Ex-officer pleads not guilty to felony driving charges
MANCHESTER - A former Manchester police officer pleaded not guilty this week to charges relating to an October accident on Interstate 93, including felony counts of second-degree assault and reckless conduct.
David Connare, 46, also faces misdemeanor drunken driving and vehicular assault charges for the accident on Oct. 16, when he drove his 2011 Mazda Rove into the back of another southbound vehicle, knocking the other car off the road and into a bridge abutment and breaking a few ribs of the woman who was driving.
Connare waived his formal arraignment scheduled for Friday, filing his plea through defense attorney Eric Wilson on Thursday in Hillsborough County Superior Court.
Wilson would not comment on the case Friday, saying it was still early.
Connare was president of the Manchester Police Patrolman's Association at the time of the crash, which happened just north of the merger with I-293 North/Route 101 West. A grand jury indicted Connare on Dec. 21 on the felonies, mentioning he was driving at an "unreasonably high rate of speed" in both charging documents.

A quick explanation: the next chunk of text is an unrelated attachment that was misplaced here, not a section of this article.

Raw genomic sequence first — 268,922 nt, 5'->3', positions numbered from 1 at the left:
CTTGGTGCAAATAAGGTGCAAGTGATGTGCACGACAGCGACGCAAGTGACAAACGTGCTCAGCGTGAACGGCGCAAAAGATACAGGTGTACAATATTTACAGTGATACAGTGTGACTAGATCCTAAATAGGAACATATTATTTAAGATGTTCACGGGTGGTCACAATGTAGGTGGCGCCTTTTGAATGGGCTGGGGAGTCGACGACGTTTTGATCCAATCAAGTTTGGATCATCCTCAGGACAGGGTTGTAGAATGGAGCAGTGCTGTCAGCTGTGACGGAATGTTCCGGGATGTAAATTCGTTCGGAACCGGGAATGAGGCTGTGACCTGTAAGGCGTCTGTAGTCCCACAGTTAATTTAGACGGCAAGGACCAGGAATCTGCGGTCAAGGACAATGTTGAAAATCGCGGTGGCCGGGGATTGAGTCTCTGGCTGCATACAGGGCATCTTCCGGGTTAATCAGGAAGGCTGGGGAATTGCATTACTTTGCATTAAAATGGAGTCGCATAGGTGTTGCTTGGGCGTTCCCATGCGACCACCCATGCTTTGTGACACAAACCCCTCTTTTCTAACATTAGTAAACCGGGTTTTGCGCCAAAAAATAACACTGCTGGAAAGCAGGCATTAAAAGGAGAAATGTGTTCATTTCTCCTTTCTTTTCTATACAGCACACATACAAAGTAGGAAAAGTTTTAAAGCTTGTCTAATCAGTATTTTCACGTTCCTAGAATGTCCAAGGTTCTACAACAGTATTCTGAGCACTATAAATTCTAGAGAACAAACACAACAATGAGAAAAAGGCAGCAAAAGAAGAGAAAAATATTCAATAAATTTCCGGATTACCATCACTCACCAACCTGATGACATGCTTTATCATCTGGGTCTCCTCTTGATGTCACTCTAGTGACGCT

The indictment charging him with second-degree assault alleges that the other driver suffered serious bodily injury including fractured ribs because Connare consumed alcohol and then was speeding on I-93. The reckless conduct indictment alleges he engaged in conduct that placed or may have placed another person in danger of serious bodily injury by driving a motor vehicle, a deadly weapon as defined by state law, in a manner Connare knew to be capable of producing death or serious bodily injury.
Assistant Merrimack County Attorney George Waldron, the special prosecutor appointed to the case, also charged Connare with the misdemeanors of second-degree assault and driving while intoxicated.
The vehicular assault charge alleges Connare caused serious bodily injury while using a propelled vehicle and causing serious bodily injury by driving at an unreasonably high rate of speed in excess of the posted speed limit.
Documents at Hillsborough County Superior Court on Friday yielded little new information in the case, including how fast Connare was driving or any specifics on what led to the DWI charge. Police have not said whether Connare agreed to be tested for sobriety and there were no blood-alcohol results mentioned in the small court file.
Connare and the other driver were taken by ambulance to Elliot Hospital where they were treated and later released.
Connare resigned from the police force three days after the crash.